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Fair Search Doesn’t Like Fair Questions, Calls for International Government “Solutions” to Search Engine Market


Douglas Kellogg
September 14, 2012

Where to begin with the FairSearch.org event yesterday morning? As anyone familiar with the National Taxpayers Union is aware, we are skeptical of antitrust policy – we questioned the  government’s actions against Microsoft in the late ‘90s, defended the T-Mobile/AT&T merger proposition, and have also criticized the current Federal Trade Commission’s (FTC’s) investigation of Google.

So, two intrepid NTU staff members attended the anti-Google “Fair Search” coalition’s panel event to partake in the American tradition of hearing another side’s arguments. Upon stepping foot in Fair Search territory, Federal Affairs Manager Nan Swift was swept away by Fair Search agents while bravely passing out information before the event had even begun.

Fortunately, the author of this post avoided becoming an “unperson” thanks to an affinity for the food table, and returned to the panel room safely. What followed in the official program were some frankly startling arguments for international government collusion in an effort, no, not to respond to riots in Egypt or Libya, but to put the cuffs on Google’s search engine operation.

While the program started with a decent enough summary of the legal landscape the FTC is looking at by Bert Foer of the American Antitrust Institute (who clarified his organization has no stance on the current FTC investigation), the program quickly descended into shocking calls for government power grabs, international destruction of an American company, and the typical complaints we’ve discussed on this blog before.

Two incredibly disturbing points stood out: First, that a long-term government “management” role/entity is a real possibility (and more or less likely, depending on the speaker) and second, that there should be an International coordinated “solution” to the Google “problem.”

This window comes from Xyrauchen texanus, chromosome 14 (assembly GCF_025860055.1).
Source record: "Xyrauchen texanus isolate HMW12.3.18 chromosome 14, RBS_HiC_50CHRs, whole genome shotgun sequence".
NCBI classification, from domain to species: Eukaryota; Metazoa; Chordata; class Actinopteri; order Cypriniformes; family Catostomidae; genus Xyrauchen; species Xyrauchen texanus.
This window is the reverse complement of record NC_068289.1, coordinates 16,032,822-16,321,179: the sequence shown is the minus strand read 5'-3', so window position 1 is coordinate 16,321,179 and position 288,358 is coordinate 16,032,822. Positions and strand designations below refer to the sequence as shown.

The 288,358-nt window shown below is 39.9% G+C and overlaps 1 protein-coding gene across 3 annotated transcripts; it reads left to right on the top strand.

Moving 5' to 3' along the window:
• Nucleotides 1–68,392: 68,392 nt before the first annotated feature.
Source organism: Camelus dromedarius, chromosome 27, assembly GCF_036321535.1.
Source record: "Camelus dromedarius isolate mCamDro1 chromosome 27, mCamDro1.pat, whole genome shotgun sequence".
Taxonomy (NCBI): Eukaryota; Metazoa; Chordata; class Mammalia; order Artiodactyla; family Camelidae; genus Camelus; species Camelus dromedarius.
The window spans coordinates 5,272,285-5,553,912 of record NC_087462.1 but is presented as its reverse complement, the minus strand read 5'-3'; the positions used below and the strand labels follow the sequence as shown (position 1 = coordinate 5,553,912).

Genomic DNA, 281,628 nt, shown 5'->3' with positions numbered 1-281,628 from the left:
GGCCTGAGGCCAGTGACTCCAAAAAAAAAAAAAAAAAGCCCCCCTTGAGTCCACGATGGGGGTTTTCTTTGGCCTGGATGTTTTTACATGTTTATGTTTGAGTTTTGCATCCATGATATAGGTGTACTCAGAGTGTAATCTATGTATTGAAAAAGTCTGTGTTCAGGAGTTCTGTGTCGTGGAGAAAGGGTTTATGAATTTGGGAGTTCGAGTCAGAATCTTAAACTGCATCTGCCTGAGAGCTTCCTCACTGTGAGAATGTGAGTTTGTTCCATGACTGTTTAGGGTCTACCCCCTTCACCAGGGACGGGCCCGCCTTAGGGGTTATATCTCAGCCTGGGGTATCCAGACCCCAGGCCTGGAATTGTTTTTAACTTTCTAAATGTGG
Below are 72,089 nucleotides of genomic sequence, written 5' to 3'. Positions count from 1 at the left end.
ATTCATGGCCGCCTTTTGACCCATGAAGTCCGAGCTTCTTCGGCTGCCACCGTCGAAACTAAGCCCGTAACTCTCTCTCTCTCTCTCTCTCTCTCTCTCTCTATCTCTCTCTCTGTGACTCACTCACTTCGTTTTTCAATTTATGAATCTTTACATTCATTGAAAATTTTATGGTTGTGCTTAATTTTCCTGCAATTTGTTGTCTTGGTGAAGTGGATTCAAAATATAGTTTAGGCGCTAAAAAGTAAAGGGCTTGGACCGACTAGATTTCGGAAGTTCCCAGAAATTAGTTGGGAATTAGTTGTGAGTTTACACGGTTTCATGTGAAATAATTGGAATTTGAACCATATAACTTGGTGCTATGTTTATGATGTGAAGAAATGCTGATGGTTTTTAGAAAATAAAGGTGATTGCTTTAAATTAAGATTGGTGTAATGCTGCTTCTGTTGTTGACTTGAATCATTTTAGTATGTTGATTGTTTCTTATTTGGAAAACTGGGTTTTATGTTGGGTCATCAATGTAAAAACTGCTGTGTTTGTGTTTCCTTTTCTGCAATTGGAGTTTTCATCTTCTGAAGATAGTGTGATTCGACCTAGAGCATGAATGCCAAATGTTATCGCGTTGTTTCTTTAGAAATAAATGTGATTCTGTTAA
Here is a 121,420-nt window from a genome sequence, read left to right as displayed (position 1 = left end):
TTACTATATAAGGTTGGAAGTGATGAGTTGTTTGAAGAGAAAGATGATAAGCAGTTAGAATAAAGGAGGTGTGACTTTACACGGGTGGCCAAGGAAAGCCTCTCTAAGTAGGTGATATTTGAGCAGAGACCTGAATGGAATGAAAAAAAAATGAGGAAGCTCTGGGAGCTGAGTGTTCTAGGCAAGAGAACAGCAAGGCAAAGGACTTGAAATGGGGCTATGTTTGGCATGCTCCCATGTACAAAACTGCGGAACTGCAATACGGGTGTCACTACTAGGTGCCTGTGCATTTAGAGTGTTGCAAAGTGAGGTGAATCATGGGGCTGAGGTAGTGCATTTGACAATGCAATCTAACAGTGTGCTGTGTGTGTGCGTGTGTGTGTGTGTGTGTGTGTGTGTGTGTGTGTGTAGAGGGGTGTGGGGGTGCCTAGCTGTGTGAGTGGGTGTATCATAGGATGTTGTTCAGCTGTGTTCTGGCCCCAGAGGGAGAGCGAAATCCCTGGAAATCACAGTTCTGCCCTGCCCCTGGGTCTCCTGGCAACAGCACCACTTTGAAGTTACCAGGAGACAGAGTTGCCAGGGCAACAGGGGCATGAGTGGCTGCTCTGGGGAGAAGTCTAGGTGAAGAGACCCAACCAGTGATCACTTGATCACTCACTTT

Admitting long-term government search regulation may well happen (which polling shows people do not want):

On this Foer said, “Behavioral remedies… would require bureaucratic oversight on an ongoing, perhaps long-term basis, and that’s difficult, on the other hand… the Obama administration has chosen to use these types of behavioral remedies.”

Former Antitrust division lawyer Jim O’Connell said that was not their goal: “When folks think about remedies I would encourage you not to think we are talking about regulating search.” then immediately went on to say, “(There are other options,) those might be behavioral remedies which would be monitored by the (FTC)… a technical committee could be appointed to oversee things.”

So, not “regulation” regulation, but government entities you know, enforcing stuff in the private economy. Never mind the fact this soft “enforcement” approach is something these interests have NO control over. Once government’s through this door, they decide where to walk.

Tech-Progress head Nathan Newman (who railed against Microsoft in the ‘90s) thought regulatory options were likely needed: “Any remedy, I know there’s a reason people don’t want to have any regulatory-type interventions, but it’s very hard to see short of very very deep structural separations, hiving off every source of user data Google has, and other regulatory approaches, that’s going to deal with this.”

Perhaps most new and shocking were the calls for an international assault on Google and adoption of European laws on antitrust.

Former FTC Commissioner Pamela Jones was most gung-ho on this front: “Maybe you get together a global task force and have regulators from all around the world … and come up with a comprehensive global solution for global consumers of the Internet.”

Foer added on this, “I testified (to the FTC) saying I thought it would be a great idea if they could use Section V as a bridge between America’s Section II anti-monopoly statute and Europe’s “abuse of dominance” provision.”

It is certainly scary that Microsoft, Expedia, and other FairSearch.org partners are sponsoring an effort to internationalize the U.S. antitrust laws and unleash government on the Internet (and Google’s only the first step), all because they can’t understand market competition.

All we can do for these special interests is warn them once again, that calling in the government wolves on Google, is playing with a dangerous pack of animals indeed. The FTC and progressive policy makers have been pining for more government involvement in this sector and will happily partake in the Fair Search effort, sooner or later turning on their “partners” in the future once they have the power over the Internet that they seek.

For concerned American citizens though, you can stand up and fight against these reckless antitrust investigations that threaten to make American free market tradition subservient to international antitrust laws … and which threaten to release a new regulatory regime on the most free and productive sector of the economy.


 

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